California-headquartered cloud management and protection firm Druva has been issued three patents by the US Patent and Trademark Office (USPTO) for its data search and deduplication services.
The patented technologies enable enterprises to optimise data protection by reducing strain on network resources, therefore resulting in lower consumption needs, said an official statement issued by Druva.
The patents for all three technologies were awarded within 2019 and they help organisations unlock the value of their data and reduce costs by almost half, the statement added.
The first patent was awarded this April for Druva’s offering which was capable of moving old backup data to lower-cost storage while maintaining the benefits of deduplication. The patent is titled Time-based data retirement for globally deduplicated archival storage.
The second patent was awarded for optimising storage while backing up multiple versions of the same file across a collaborative data server. This patent, titled Storage and retrieval of file-level changes on deduplication backup server, was granted in August.
The third patent is titled Keyphrase extraction system and method. Granted this month to Druva, the patent covers how its offering can extract the most relevant phrases from unstructured data.
“Enterprises are struggling to contain operating costs in hopes of focusing more on innovative initiatives that can move the business forward. Our new technologies are already helping more than 4,000 organisations realise the benefits of a solution that does not rely on ageing hardware while empowering them with a complete data set ready for deeper analysis and greater business value. One of Druva’s core values is to have a challenger mentality and our team continually pushes the envelope to find new solutions tuned to cloud-native technologies,” said Milind Borate, chief technology officer, Druva.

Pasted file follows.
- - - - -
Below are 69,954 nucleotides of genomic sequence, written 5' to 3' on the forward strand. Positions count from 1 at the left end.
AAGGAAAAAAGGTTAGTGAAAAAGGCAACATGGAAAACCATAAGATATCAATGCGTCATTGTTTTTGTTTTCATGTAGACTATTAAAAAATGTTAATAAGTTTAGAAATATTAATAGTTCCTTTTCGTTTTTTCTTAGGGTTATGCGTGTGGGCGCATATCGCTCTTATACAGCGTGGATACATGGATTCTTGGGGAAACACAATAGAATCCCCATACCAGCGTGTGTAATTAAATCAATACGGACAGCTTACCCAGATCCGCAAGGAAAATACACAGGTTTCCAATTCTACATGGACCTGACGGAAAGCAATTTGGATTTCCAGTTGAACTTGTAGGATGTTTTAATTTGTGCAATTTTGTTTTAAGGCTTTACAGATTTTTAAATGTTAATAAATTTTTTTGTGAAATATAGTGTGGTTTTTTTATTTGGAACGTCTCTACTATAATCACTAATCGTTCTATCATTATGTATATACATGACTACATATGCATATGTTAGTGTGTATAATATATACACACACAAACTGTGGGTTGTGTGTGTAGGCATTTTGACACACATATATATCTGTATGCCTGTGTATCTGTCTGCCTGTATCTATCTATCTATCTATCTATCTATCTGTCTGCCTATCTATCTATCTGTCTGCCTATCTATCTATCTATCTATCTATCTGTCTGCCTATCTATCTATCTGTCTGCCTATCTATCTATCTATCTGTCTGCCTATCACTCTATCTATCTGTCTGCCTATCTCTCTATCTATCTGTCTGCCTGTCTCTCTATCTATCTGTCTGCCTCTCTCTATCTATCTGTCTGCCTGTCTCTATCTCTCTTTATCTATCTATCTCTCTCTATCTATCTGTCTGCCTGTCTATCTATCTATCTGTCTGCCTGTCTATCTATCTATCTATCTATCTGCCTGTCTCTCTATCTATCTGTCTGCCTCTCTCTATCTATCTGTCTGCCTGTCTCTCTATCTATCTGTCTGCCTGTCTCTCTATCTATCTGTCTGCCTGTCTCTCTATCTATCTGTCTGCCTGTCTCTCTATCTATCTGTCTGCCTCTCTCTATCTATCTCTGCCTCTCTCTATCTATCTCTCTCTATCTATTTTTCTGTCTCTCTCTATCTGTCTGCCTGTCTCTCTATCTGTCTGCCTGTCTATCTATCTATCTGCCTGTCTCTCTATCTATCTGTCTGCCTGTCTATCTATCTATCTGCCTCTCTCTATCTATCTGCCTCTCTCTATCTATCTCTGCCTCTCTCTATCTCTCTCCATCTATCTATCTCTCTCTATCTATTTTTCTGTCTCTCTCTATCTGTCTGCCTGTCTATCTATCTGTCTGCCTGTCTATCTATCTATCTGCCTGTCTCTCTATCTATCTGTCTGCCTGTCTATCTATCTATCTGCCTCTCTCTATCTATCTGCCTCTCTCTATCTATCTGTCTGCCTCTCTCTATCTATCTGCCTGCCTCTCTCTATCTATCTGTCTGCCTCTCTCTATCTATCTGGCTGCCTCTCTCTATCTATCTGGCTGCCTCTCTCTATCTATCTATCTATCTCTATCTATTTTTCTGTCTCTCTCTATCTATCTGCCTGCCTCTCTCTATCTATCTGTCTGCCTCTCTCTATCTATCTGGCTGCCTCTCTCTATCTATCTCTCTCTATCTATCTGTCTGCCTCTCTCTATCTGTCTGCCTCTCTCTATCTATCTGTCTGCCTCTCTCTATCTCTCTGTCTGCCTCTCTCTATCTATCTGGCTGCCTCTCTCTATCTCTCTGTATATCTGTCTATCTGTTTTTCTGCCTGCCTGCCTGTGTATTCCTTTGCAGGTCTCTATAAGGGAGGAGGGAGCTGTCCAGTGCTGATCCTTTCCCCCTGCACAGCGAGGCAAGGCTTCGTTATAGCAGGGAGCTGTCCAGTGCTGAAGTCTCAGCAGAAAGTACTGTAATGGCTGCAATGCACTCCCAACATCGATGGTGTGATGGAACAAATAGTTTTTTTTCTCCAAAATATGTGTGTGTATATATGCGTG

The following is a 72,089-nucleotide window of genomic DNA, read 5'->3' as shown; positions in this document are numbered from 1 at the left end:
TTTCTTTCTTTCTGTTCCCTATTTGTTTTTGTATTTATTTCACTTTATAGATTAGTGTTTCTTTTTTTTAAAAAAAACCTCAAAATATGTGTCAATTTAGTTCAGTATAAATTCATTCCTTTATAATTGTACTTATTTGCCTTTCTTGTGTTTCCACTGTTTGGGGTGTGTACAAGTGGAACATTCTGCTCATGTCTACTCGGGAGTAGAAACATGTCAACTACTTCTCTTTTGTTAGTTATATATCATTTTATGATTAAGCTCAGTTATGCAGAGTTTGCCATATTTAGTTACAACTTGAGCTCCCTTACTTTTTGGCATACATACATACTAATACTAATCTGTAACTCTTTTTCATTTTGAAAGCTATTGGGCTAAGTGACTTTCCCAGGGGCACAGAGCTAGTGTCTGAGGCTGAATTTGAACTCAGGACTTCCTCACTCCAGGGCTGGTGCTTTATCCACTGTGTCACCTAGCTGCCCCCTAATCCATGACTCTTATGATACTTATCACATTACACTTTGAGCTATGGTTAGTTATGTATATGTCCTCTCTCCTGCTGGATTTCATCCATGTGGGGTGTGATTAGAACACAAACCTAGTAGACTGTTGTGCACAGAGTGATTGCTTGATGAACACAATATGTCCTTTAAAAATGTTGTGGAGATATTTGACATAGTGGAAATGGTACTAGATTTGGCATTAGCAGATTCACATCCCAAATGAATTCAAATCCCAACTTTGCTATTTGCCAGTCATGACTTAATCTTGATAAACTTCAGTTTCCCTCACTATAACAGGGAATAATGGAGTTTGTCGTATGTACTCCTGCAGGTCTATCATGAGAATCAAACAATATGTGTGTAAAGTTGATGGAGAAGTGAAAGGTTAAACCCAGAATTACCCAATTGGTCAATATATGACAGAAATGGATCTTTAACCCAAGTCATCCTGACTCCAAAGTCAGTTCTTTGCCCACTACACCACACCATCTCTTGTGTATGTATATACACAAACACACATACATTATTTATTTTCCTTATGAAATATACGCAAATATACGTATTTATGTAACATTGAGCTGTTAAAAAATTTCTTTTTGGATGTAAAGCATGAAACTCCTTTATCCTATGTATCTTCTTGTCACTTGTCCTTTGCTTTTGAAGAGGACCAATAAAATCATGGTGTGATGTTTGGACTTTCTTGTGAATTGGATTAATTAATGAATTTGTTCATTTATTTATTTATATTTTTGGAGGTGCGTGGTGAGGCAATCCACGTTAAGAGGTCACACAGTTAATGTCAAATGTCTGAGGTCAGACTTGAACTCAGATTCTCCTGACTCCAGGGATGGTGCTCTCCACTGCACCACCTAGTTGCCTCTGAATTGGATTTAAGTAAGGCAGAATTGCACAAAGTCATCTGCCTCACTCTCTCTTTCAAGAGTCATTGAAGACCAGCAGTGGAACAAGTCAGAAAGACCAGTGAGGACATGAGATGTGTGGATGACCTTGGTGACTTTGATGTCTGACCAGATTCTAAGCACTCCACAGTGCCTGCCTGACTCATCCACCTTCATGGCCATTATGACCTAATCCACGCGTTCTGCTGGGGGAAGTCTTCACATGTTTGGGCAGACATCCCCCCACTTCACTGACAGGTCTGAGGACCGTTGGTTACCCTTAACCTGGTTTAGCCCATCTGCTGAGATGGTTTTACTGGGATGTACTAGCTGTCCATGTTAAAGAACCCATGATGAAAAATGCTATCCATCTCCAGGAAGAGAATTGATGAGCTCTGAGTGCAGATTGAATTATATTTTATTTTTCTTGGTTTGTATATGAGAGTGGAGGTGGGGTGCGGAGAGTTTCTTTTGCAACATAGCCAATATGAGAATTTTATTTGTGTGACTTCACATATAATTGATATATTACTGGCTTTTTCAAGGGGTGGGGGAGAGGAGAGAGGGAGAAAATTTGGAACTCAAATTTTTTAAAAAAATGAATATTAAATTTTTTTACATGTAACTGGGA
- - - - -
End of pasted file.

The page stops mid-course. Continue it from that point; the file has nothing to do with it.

Druva was founded in 2008 by Jaspreet Singh, Borate and Ramani Kothandaraman. The three had worked together at data management firm Veritas Software. The company started operations in the cloud backup market as a licensed software company before making a foray into subscription-based cloud services in 2012.
In June, Druva raised $130 million in a funding round led by investment firm Viking Global Investors. The funding helped the company’s valuation cross the $1 billion mark, making it the second SaaS (software-as-a-service)-centric company after enterprise solutions provider Freshworks to achieve unicorn status.
The following month, Druva acquired cloud data services firm CloudLanes. The acquisition of the Microsoft Ventures-backed startup would be leveraged by Druva to expand its SaaS-based services and reduce operational costs.
In an interview, Singh told TechCircle that data science will gain greater prominence in 2019 and help enterprises address issues surrounding data privacy.